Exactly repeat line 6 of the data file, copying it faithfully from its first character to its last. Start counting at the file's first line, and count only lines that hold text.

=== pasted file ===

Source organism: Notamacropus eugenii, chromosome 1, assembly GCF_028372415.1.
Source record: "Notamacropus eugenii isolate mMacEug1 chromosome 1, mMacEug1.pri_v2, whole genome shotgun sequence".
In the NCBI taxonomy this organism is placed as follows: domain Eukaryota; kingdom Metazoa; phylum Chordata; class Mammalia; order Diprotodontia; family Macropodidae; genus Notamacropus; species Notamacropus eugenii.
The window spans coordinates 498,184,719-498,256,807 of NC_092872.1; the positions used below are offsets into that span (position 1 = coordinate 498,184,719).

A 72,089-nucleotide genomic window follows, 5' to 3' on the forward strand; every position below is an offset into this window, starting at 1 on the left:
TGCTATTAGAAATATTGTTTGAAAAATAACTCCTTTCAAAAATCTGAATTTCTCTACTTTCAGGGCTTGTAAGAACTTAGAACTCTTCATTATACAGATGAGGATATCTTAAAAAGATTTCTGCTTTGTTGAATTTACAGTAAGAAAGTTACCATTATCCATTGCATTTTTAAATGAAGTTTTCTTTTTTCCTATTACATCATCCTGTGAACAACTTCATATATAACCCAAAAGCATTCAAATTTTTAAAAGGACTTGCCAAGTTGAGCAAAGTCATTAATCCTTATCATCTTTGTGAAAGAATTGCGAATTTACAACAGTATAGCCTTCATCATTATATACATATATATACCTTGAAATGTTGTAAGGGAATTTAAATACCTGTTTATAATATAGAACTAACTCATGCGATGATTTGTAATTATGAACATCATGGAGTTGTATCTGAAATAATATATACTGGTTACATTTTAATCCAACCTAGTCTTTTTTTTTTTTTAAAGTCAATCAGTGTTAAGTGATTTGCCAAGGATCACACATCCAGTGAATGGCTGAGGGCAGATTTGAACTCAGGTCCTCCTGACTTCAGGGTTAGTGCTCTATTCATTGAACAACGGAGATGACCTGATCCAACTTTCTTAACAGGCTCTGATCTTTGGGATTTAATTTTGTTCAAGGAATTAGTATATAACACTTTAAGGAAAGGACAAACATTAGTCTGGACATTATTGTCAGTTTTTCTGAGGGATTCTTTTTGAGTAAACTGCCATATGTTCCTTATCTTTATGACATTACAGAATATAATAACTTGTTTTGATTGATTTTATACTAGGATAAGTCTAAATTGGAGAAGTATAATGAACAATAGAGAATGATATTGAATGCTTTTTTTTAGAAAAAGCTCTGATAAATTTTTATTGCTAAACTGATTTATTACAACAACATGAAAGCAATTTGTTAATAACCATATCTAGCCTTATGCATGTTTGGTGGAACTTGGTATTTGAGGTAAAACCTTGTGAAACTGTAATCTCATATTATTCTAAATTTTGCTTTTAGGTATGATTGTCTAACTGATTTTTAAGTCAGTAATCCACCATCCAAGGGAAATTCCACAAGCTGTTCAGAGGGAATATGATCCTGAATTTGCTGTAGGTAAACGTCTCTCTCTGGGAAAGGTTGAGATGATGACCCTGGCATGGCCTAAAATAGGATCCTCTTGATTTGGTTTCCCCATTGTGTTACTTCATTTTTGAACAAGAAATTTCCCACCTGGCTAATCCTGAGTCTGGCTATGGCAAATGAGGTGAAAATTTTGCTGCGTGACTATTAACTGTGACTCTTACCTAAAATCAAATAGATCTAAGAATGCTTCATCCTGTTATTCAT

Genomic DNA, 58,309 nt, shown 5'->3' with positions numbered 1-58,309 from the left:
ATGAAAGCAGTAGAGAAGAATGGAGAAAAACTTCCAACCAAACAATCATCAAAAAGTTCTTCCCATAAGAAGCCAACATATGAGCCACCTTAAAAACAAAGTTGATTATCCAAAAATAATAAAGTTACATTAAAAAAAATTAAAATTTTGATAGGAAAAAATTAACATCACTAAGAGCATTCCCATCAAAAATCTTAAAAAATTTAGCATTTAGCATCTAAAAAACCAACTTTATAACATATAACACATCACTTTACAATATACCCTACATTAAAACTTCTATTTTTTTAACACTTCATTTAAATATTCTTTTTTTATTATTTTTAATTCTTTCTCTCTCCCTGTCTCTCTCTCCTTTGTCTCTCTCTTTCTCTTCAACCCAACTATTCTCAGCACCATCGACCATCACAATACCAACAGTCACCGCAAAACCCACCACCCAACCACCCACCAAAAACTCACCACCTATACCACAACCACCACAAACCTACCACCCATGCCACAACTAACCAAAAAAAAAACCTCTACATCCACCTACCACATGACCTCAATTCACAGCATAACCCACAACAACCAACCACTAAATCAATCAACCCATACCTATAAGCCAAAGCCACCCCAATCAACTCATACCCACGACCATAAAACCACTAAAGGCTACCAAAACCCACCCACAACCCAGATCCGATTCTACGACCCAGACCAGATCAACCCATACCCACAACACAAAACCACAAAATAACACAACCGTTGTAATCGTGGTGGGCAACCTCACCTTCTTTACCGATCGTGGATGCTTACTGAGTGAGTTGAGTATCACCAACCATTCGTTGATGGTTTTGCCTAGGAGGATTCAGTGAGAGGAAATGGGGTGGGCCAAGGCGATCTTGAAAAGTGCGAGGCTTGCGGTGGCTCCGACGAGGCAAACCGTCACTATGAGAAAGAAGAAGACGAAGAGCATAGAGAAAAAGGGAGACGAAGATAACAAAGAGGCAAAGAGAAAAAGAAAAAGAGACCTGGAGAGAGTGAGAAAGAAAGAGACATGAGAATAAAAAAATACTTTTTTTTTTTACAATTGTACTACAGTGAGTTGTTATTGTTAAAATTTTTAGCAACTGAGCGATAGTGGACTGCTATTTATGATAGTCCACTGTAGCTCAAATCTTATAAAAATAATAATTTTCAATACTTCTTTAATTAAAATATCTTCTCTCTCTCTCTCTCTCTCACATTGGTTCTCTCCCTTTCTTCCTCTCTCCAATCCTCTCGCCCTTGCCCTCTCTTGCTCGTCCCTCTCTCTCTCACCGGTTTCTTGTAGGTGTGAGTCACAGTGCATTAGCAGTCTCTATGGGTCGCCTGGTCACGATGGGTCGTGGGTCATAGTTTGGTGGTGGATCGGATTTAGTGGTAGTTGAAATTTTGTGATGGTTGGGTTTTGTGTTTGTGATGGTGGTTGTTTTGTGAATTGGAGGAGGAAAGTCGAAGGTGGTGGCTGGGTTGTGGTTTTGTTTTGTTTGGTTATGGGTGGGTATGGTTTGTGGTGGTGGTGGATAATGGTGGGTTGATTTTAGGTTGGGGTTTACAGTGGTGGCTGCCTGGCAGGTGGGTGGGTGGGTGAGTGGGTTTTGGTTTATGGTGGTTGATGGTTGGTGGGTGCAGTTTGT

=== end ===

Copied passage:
TGCTATTAGAAATATTGTTTGAAAAATAACTCCTTTCAAAAATCTGAATTTCTCTACTTTCAGGGCTTGTAAGAACTTAGAACTCTTCATTATACAGATGAGGATATCTTAAAAAGATTTCTGCTTTGTTGAATTTACAGTAAGAAAGTTACCATTATCCATTGCATTTTTAAATGAAGTTTTCTTTTTTCCTATTACATCATCCTGTGAACAACTTCATATATAACCCAAAAGCATTCAAATTTTTAAAAGGACTTGCCAAGTTGAGCAAAGTCATTAATCCTTATCATCTTTGTGAAAGAATTGCGAATTTACAACAGTATAGCCTTCATCATTATATACATATATATACCTTGAAATGTTGTAAGGGAATTTAAATACCTGTTTATAATATAGAACTAACTCATGCGATGATTTGTAATTATGAACATCATGGAGTTGTATCTGAAATAATATATACTGGTTACATTTTAATCCAACCTAGTCTTTTTTTTTTTTTAAAGTCAATCAGTGTTAAGTGATTTGCCAAGGATCACACATCCAGTGAATGGCTGAGGGCAGATTTGAACTCAGGTCCTCCTGACTTCAGGGTTAGTGCTCTATTCATTGAACAACGGAGATGACCTGATCCAACTTTCTTAACAGGCTCTGATCTTTGGGATTTAATTTTGTTCAAGGAATTAGTATATAACACTTTAAGGAAAGGACAAACATTAGTCTGGACATTATTGTCAGTTTTTCTGAGGGATTCTTTTTGAGTAAACTGCCATATGTTCCTTATCTTTATGACATTACAGAATATAATAACTTGTTTTGATTGATTTTATACTAGGATAAGTCTAAATTGGAGAAGTATAATGAACAATAGAGAATGATATTGAATGCTTTTTTTTAGAAAAAGCTCTGATAAATTTTTATTGCTAAACTGATTTATTACAACAACATGAAAGCAATTTGTTAATAACCATATCTAGCCTTATGCATGTTTGGTGGAACTTGGTATTTGAGGTAAAACCTTGTGAAACTGTAATCTCATATTATTCTAAATTTTGCTTTTAGGTATGATTGTCTAACTGATTTTTAAGTCAGTAATCCACCATCCAAGGGAAATTCCACAAGCTGTTCAGAGGGAATATGATCCTGAATTTGCTGTAGGTAAACGTCTCTCTCTGGGAAAGGTTGAGATGATGACCCTGGCATGGCCTAAAATAGGATCCTCTTGATTTGGTTTCCCCATTGTGTTACTTCATTTTTGAACAAGAAATTTCCCACCTGGCTAATCCTGAGTCTGGCTATGGCAAATGAGGTGAAAATTTTGCTGCGTGACTATTAACTGTGACTCTTACCTAAAATCAAATAGATCTAAGAATGCTTCATCCTGTTATTCAT